Saturday, March 03, 2007

Out Cold In Alex

Egypt's second city is Alexandria. Founded by Alexander the Great (him again) and famed for its giant lighthouse, or Pharos (another world wonder), and even bigger library the city was, in its heyday, the greatest of the ancient world. Since then the library has burnt down, the lighthouse was toppled by an earthquake and the capital has moved to Cairo. In fact the only pre-Islamic structure still standing is a single measly column (which the authorities have the gall of charging $3 to see). Why then visit this place at all? Well, there is a largish (and overpriced) 15th century fort on the site of the Pharos which, if you look carefully, incorporates some of its predecessor's masonry, and there's a new library with aspirations of greatness, though it requires more books and less empty space to achieve that. Plus, close by, is the largest Coptic monastery in the country. I didn't know this as I was intending to visit the ruins of an old Christian complex. Apparently 50 years ago the Coptic patriarch decided to take the remains of the saint, around which the ancient pilgrimage site had been built, and build a new monastery complex. Lucky for me as the ruins were distinctly unremarkable, my entertainment being provided by watching local Copts spending their weekend with an outing to the new monastery, having picnics and playing football in the grounds.

Just sitting by and watching people and their lives pass by is certainly the best thing to do in Alex (and only partly because it's free). I would set myself up on the seafront Corniche around sunset and contemplate the anglers sporadically casting their long lines into the bay without much apparent success; young parents trying desperately to stop their progeny from running amok by placating them with candy floss; and courting couples sharing a laugh and a discreet holding of hands. Sartorially, at least, women here seem far more emancipated than their Arab sisters elsewhere. Although many wear headscarves in deference to their beliefs they make no such compromises from the neck down, sporting trendy, sassy clothes that would easily be at home north of the Med (I even saw a couple of girls wearing boob tubes, though with a tight, thin T-shirt underneath to maintain their modesty). Egyptian men, on the other hand, spend a lot of time at the local ahwa (cafe) smoking sheeshas and playing dominoes. Although, to be fair, that's pretty much what all men everywhere do. The relaxed, open, al fresco way of life possibly has something to do with the city's pre-independence cosmopolitan character when over a third of the population were foreigners: Greeks, Italians, Turks, French, British and Jews forming the eclectic mix.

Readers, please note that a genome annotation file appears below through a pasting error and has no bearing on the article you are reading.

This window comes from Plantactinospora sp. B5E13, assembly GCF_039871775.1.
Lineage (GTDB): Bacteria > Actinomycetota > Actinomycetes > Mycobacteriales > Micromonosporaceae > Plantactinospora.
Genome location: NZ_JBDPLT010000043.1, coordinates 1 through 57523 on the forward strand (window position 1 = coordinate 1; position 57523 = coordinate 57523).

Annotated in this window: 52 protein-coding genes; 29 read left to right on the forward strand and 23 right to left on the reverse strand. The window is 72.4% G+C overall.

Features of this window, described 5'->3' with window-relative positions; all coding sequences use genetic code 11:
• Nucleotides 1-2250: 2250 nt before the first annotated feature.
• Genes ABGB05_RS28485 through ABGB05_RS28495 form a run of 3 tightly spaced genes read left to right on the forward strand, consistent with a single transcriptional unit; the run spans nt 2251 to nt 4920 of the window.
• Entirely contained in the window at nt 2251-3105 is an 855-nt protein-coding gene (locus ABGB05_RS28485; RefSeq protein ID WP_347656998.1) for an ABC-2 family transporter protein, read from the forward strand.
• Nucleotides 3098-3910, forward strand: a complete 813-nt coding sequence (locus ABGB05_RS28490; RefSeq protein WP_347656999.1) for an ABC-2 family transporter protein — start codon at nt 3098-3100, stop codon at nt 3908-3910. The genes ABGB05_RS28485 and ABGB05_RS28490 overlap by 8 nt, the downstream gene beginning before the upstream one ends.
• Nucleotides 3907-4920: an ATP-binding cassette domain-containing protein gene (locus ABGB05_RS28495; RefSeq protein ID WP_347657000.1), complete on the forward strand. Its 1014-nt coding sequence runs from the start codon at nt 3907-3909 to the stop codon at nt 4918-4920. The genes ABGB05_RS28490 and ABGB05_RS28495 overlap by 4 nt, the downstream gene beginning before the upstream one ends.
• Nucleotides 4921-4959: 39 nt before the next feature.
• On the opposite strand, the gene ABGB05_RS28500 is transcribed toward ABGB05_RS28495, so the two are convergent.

Now if only they could be so civilised when it comes to their public transport. (I know I harp on a lot about buses, planes and trains, but getting around, and figuring out how to get around, takes up a lot of my time and is an area of everyday life with which I am in close contact in every country I visit.) Local minibuses have neither numbers nor destinations displayed, instead Alexandrians have devised a series of hand signals for each of the major destinations in town. That's possibly a good thing because although I thought I was making good progress with my Arabic I'm having trouble understanding, and making myself understood by, Egyptians, as their garbled dialect of Arabic is so different from standard Arabic as to be a different language altogether. For example instead of calling the "new station" (where I wanted to get to) mahattat jadideh in Egyptian it becomes mawfak gedi. So, thumbing my nose at linguistic barriers, there I stood by the side of the road, my right arm held vertically, palm forwards at head height, fingers outstretched, intermittently jabbing at the sky and slowly turning red from embarrassment. It did work though and after 15 minutes of looking ridiculous I was picked up. I just wished I had been going to the place where the signal was a surreptitious pointing towards the ground; at least I wouldn't have felt like such a pillock then.

1 comment:

Anonymous said...

Heya, this is Chris. It took me forever to get to the bus station. For the same reason. MAN.